Stories > Blogs > Seventy-Eight Thank Yous by James Pretlove – An Artist’s Story

Seventy-Eight Thank Yous by James Pretlove – An Artist’s Story

The Edinburgh Festival Fringe, one of the greatest celebrations of arts and culture on the planet, takes place each August. With over 3,000 shows taking place across the city, there’s a great buzz and lots of excitement.  We’ve reached out to artists who have or will perform in the Fringe to ask if they will share their stories. Our hope is that we can learn from each other and inspire one another to take positive steps to look after our mental health and wellbeing.

Hear from James Pretlove, about his show, the impact of sharing his story and how he looks after his mental health and wellbeing.

James’ show ‘Seventy-Eight Thank Yous’ is running from 16 – 20 August 2023 at Arthur Conan Doyle Centre.

Thank you for joining us, James. Can you tell us about your show and what impact sharing your story has on your mental health.

So, my piece is called Seventy-Eight Thank Yous and it’s the story of the death and life of my mum, who took her life by suicide in 2018. That had quite a big impact on my mental health. I felt that all the things I guess most people would feel. I felt distraught. I felt guilty. I felt angry sometimes. I missed mum. I couldn’t understand why she’d done it.

One of the first things that happened was that I started thinking of things to thank mum for. And that’s how I got to 78 of the thank yous, eventually one for every year of her life. That process was an incredible process of just remembering mostly the good things. Not all the thank yous were about good things. Some of them were about so-called bad things or tricky things, but most of them were taking me back to very happy memories of me and my mum.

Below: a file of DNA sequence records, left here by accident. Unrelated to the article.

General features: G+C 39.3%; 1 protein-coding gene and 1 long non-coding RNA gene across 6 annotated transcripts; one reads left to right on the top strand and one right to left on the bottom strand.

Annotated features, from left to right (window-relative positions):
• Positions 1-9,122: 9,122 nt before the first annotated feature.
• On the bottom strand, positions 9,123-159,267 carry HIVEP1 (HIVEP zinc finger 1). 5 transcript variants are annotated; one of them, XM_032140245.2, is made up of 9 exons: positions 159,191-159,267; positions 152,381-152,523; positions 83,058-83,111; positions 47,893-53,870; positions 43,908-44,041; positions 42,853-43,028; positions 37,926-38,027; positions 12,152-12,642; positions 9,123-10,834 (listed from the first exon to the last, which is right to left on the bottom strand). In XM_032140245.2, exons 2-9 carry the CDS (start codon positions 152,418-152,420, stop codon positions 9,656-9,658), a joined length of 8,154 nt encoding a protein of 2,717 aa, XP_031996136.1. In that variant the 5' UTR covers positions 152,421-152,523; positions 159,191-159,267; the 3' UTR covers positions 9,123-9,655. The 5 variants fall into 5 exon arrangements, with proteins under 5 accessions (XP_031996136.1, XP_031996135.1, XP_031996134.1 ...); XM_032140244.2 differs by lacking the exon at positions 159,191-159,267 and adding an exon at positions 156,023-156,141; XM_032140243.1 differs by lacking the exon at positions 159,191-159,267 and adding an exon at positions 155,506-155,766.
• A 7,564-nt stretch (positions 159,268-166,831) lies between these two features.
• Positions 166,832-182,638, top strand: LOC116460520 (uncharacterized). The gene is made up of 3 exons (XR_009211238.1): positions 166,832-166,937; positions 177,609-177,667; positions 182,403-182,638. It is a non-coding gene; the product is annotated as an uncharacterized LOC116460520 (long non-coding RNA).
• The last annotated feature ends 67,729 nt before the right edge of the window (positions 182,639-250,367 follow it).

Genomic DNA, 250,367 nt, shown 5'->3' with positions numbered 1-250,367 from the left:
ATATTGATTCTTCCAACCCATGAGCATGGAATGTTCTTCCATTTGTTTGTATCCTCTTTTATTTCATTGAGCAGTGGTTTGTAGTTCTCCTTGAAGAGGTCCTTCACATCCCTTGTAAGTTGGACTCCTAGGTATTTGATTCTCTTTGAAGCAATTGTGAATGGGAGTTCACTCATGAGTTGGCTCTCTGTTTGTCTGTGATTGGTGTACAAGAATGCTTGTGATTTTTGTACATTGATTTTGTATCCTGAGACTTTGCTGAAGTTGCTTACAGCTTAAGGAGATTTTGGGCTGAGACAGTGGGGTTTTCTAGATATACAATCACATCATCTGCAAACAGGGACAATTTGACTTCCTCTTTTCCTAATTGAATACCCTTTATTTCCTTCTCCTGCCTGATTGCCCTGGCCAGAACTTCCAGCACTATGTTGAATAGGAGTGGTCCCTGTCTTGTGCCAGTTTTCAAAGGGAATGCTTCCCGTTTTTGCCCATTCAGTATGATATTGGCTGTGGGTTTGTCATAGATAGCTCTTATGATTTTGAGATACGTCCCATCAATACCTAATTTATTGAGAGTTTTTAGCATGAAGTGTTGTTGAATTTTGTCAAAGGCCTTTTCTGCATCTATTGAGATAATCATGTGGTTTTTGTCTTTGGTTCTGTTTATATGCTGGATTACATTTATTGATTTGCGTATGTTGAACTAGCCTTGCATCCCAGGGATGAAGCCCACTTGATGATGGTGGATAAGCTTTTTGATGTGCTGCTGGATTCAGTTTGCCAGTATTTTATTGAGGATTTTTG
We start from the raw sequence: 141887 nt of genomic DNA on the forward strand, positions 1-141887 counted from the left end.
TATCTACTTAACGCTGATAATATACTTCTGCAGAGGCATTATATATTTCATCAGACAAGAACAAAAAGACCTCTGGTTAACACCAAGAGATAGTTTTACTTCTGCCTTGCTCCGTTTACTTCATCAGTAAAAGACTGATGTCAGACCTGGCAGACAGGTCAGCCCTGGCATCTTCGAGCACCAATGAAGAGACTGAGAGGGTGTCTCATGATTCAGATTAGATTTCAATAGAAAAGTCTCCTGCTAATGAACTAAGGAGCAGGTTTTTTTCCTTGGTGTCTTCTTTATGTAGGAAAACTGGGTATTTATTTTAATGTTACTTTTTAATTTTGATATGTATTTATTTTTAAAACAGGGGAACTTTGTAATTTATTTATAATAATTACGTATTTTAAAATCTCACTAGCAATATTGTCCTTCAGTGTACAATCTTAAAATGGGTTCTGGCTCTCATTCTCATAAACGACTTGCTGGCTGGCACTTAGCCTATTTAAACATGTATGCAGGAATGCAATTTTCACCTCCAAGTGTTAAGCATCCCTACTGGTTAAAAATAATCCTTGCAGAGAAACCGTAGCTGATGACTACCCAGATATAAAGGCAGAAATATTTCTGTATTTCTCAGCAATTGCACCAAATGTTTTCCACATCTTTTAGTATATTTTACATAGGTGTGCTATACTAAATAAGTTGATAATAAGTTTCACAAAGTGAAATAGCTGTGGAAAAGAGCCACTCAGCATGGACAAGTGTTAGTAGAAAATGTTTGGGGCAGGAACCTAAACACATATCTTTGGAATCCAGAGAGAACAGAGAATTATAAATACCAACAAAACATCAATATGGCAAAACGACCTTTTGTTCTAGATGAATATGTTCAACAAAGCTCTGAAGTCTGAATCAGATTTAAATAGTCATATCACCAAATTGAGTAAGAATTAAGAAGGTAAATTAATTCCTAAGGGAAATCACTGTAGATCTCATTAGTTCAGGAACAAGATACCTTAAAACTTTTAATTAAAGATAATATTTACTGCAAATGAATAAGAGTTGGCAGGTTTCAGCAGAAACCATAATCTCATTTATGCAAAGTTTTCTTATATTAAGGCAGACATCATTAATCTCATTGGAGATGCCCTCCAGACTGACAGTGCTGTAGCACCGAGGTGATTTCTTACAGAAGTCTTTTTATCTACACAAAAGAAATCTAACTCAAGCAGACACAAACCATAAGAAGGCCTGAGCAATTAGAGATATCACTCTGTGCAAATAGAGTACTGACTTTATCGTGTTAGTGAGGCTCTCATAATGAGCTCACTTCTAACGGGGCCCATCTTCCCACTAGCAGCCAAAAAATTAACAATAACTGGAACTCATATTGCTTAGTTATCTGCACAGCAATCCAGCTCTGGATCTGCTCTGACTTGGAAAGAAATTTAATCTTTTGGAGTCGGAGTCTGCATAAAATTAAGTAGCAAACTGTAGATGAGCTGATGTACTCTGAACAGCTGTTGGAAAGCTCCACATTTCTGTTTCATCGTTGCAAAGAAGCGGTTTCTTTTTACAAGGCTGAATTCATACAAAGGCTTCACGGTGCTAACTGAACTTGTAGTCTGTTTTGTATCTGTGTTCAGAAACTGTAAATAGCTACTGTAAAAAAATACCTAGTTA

I turned them into a memoir and I was having trouble getting this published. I decided I would take it out as a performance piece, and that terrified me because I’ve not done anything like that before in my life, but I was given really strong advice that this would be a way to get things moving with the publishing of my story and my mum’s story as a book.

Since I started performing it first, I started reading it to people and then I developed it into a performance piece. That’s when everything has just really opened up for me in my life again. It’s been an incredible experience taking it out. I’ve done it all over the country and I’m now bringing it to Edinburgh Fringe.

The fringe can be quite intense. It can be quite demanding when you’re sharing something that’s very personal to you. If things get difficult, what sort of coping mechanisms do you have to prioritise your well-being while you’re performing?

I know that for me and my good mental health, I need regular contact with nature. So, I will almost certainly, every day, make my way to the beach or wander along one of the many paths in Edinburgh, the old railway lines that are now cycle tracks and walking tracks, and I love those. I love the graveyard, which seems maybe a bit strange, but I love a graveyard. And so I know that by connecting with nature, that’s one of the things I know keeps me more balanced and if I’m a bit off kilter, that puts me back on track again.

I’ve got a friend for every performance who’s supporting me. So, I’ve got somebody there who I can effectively debrief with afterwards or have a chat about stuff with. I have somebody coming in every day from survivors of bereavement by suicide, which is another charity, working with suicide, and so I’ve got their support. I’ve had offers of help from other friends and people I don’t know very well, who’ve been touched by what it is I’m doing. So, I will call in, if I need it, the help of friends and people who I can talk with,